Authorities launch SGSecure app in fight against terrorism

Authorities launch SGSecure app in fight against terrorism

The app allows the police and SCDF to broadcast alerts to the public during terrorist attacks or other major emergencies. The public can also use the app to send useful information to authorities.

SGSecure mobile app 1
File photo of the SGSecure app on a Samsung mobile phone.

SINGAPORE: A new mobile app that enables the police and Singapore Civil Defence Force (SCDF) to send important alerts to the public during terrorist attacks or other major emergencies was launched by Prime Minister Lee Hsien Loong on Saturday (Sep 24).

The SGSecure app is a “one-stop portal for members of the public to download useful information on counter-terrorism and to receive alerts in the event of major emergencies in Singapore,” said the Ministry of Home Affairs (MHA).

The app is intended to augment current public alert capabilities such as the public warning system, and will provide information and guidance to members of the public in the event of a major incident like a terrorist attack or a big fire.

The app was unveiled at the official launch of SGSecure, a national movement which aims to prepare the public to deal with a terrorist attack.

Through the app, members of the public can receive quick alerts on their mobile phones through a central messaging broadcast platform. They can also use the app to send information quickly to the emergency authorities through the app’s "point, shoot and send" function.

SGSecure app 2

Screengrabs of the SGSecure mobile app. (Photos: MHA)

The app can also be used to call or SMS the police or SCDF if the environment is “not conducive”, added MHA. Members of the public can also activate their phone’s GPS function to allow authorities to pinpoint their location if they are hiding or trapped. All information collected through the app will be used in post-incident investigations.

The app also includes information, videos and infographics on topics like staying safe during an emergency, identifying suspicious behaviour and improvised first-aid skills.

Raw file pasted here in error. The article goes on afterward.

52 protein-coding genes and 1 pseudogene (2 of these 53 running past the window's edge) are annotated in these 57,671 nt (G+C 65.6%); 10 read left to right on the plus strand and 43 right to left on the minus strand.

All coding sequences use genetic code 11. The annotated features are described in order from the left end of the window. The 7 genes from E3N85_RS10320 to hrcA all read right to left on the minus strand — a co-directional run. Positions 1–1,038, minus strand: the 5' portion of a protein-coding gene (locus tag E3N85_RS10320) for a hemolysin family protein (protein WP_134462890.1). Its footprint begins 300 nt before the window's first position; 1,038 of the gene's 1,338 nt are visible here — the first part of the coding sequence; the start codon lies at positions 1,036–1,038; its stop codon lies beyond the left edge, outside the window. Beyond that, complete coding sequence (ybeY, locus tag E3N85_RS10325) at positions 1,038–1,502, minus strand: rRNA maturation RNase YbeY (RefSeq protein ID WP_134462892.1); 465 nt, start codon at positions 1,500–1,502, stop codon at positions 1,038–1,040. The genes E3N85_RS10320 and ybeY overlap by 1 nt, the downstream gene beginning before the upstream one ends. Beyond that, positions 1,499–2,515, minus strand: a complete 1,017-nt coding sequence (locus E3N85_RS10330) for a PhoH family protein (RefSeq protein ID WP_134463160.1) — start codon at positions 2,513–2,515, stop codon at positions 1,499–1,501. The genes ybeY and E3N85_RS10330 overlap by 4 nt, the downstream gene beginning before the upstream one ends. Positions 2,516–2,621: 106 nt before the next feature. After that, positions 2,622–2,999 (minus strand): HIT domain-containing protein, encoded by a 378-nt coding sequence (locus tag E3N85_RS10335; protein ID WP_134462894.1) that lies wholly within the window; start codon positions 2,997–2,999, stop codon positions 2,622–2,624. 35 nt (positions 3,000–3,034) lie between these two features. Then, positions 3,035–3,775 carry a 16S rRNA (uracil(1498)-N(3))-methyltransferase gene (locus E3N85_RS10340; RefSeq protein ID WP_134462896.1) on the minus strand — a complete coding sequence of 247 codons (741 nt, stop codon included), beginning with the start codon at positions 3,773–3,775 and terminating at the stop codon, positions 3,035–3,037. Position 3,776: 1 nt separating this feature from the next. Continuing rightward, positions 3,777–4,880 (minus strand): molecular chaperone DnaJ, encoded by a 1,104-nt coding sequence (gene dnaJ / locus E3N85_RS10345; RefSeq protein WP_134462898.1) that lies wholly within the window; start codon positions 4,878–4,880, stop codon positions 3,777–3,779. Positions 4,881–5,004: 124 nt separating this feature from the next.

SENDING OUT EMERGENCY ALERTS

During a major incident, the authorities will make an assessment on whether a public alert should be sent out, MHA said. “Messages that would be sent include those that require the immediate attention or action of members of the public during a crisis or major incident,” it added.

“Worldwide, other government agencies have launched apps with similar capabilities, like the emergency broadcast capability. MHA has studied them and designed the SGSecure app to be relevant and effective in our context.”

The ministry added that the police and SCDF adopt a “multi-channel” and “multi-platform approach” to send out emergency broadcast messages to the public. It cited last month’s CK building fire as an example, where the SCDF conducted an operational trial in which some members of the public in the vicinity were notified of the incident via SMS.

“As part of the SGSecure movement, a series of public education efforts has been developed to raise the awareness of individuals and families on the importance of staying vigilant, united and strong in the face of potential terror threats,” said MHA.

“Singaporeans are encouraged to download and familiarise themselves with the SGSecure app, and to use it as a key tool of help in times of major emergencies.”


SINGAPORE ‘NOT RELYING ON A SINGLE TECHNOLOGY’: SHANMUGAM

Speaking on the sidelines of the launch, Home Affairs Minister K Shanmugam highlighted technology as an important area in the nation’s counter-terrorism efforts.

“In the recent attack in the US, they were able to push out a very large number of messages very quickly, so everyone received an alert,” he said. “So technology, being able to push out alerts, either localised or in a broader area, is very important. We’re working on that.”

He added that the Government is also working with the telcos, and looking at “other technologies”. For example, the new SGSecure app is able to send out messages both ways – from the public to authorities and vice versa.

The technology that was used in the US during the recent attack in New York, on the other hand, is a “one-way transmission from the agencies and authorities to the individual”, he said, adding that SMS is also being explored as an option.

“We’re looking at all, and we’re not relying on a single technology,” he said. “It requires people to be alert, it requires people to be able to receive these messages, and it requires us, the security forces, to be able to respond to these messages too.”

The app is available on the Google Play and iOS app stores. No registration is required.

Source: CNA/lc

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